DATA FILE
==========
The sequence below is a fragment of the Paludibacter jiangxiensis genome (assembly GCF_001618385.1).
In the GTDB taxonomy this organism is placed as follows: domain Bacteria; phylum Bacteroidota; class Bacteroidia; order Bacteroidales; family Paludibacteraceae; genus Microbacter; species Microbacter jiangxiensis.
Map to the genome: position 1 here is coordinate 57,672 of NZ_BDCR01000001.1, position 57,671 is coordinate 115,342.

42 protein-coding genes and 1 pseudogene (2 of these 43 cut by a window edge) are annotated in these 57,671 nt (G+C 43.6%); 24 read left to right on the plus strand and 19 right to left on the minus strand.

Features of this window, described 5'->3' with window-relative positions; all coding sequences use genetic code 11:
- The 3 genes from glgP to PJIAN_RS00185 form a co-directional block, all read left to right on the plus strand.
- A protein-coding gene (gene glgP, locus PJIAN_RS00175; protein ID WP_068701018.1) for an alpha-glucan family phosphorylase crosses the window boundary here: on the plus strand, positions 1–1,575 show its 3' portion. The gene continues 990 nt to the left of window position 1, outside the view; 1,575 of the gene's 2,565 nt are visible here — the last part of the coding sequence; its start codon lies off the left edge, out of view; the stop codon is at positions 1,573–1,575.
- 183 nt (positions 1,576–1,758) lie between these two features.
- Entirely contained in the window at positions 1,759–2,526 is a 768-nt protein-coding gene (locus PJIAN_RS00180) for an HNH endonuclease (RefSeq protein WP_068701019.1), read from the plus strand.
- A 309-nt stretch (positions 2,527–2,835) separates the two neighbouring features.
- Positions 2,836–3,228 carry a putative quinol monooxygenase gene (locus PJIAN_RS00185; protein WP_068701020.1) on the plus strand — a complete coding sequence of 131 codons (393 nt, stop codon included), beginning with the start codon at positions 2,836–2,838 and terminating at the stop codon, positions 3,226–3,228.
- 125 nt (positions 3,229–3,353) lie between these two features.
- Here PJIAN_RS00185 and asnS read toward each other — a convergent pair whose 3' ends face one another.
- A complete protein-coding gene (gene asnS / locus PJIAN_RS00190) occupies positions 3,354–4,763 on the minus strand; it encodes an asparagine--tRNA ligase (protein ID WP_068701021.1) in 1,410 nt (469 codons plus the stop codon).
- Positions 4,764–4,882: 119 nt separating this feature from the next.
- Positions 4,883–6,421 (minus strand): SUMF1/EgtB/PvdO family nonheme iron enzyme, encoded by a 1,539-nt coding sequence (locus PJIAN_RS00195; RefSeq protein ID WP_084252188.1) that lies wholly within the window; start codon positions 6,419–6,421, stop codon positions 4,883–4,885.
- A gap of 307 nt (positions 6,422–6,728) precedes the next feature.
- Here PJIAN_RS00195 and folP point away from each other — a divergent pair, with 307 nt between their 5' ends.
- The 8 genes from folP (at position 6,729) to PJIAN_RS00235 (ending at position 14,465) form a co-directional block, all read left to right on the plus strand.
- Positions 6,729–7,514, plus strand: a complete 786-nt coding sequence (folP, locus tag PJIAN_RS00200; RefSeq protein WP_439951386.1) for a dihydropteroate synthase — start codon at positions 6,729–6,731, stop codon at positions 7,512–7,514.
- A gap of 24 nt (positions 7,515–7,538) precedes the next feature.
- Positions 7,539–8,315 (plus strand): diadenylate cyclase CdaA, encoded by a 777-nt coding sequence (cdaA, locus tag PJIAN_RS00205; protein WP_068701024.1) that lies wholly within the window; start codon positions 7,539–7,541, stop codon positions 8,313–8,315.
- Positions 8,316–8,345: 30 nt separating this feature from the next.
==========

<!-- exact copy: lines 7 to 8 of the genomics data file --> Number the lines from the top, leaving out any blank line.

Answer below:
- A protein-coding gene (gene glgP, locus PJIAN_RS00175; protein ID WP_068701018.1) for an alpha-glucan family phosphorylase crosses the window boundary here: on the plus strand, positions 1–1,575 show its 3' portion. The gene continues 990 nt to the left of window position 1, outside the view; 1,575 of the gene's 2,565 nt are visible here — the last part of the coding sequence; its start codon lies off the left edge, out of view; the stop codon is at positions 1,573–1,575.
- 183 nt (positions 1,576–1,758) lie between these two features.